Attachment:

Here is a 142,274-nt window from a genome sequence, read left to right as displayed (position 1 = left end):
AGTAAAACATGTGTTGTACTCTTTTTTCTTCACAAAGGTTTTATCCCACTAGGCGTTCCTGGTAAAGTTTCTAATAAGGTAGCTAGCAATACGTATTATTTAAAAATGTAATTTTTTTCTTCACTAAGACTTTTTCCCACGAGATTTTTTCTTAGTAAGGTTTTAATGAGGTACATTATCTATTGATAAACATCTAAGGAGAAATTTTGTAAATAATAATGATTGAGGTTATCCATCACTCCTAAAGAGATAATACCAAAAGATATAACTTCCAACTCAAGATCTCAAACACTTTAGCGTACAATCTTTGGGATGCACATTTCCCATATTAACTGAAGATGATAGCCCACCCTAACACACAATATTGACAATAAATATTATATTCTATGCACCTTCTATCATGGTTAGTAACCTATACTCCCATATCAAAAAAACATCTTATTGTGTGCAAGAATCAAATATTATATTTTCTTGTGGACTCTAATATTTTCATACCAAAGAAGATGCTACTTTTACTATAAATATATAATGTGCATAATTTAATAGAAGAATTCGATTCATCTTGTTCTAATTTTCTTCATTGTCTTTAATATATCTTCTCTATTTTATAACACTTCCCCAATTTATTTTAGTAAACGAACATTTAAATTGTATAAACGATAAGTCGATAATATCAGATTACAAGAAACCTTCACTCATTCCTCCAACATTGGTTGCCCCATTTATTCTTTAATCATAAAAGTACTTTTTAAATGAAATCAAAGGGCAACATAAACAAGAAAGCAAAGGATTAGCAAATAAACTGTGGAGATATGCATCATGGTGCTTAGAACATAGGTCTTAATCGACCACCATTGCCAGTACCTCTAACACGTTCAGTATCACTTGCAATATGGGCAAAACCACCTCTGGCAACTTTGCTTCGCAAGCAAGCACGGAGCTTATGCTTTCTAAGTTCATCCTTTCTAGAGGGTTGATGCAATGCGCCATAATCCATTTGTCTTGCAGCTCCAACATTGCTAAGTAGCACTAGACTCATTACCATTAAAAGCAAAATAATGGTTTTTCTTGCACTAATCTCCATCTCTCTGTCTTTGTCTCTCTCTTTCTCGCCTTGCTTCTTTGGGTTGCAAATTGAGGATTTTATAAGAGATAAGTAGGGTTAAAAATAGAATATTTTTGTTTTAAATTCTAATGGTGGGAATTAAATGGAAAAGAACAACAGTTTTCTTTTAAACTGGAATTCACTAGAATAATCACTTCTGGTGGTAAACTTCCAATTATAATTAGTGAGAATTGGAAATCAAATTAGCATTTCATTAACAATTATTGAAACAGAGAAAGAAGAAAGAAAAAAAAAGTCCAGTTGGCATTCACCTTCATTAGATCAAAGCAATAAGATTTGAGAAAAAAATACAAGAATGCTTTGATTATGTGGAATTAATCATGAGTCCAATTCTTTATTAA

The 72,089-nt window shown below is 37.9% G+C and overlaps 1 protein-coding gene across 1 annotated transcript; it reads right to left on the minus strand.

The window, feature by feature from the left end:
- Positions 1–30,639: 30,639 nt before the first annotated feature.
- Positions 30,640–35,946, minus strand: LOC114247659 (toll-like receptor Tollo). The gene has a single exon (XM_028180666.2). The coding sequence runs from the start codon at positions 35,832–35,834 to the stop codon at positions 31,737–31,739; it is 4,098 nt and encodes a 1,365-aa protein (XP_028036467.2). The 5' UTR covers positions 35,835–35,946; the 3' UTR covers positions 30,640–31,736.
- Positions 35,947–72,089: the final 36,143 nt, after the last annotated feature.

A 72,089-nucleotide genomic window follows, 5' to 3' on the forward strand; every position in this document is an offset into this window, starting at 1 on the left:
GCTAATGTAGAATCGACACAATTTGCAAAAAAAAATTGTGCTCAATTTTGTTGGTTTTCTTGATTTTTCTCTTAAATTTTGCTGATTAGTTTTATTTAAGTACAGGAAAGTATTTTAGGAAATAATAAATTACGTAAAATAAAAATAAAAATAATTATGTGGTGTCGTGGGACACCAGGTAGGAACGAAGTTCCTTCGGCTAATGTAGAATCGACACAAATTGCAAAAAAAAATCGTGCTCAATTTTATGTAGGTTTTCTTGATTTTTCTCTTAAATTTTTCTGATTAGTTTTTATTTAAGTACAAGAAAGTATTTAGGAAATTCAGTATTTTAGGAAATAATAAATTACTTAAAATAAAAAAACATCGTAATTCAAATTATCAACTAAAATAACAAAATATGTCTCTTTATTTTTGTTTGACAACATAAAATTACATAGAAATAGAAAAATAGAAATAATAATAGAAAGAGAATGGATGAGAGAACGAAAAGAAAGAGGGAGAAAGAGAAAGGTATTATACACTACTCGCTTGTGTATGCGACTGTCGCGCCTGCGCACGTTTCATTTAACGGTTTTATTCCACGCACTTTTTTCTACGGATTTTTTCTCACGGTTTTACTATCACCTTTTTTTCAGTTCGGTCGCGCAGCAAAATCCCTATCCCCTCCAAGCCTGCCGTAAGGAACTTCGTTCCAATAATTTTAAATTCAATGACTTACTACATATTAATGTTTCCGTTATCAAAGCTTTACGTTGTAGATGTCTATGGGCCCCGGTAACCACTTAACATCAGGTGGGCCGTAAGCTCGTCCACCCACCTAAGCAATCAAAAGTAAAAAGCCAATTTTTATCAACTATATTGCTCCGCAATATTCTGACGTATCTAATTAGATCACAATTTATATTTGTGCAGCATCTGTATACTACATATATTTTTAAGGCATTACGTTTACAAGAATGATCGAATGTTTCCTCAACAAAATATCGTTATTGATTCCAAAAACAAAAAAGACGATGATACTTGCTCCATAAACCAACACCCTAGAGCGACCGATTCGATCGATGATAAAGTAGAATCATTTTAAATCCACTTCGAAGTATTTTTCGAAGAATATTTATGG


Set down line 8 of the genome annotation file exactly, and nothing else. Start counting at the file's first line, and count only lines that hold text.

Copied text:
A 72,089-nucleotide genomic window follows, 5' to 3' on the forward strand; every position in this document is an offset into this window, starting at 1 on the left: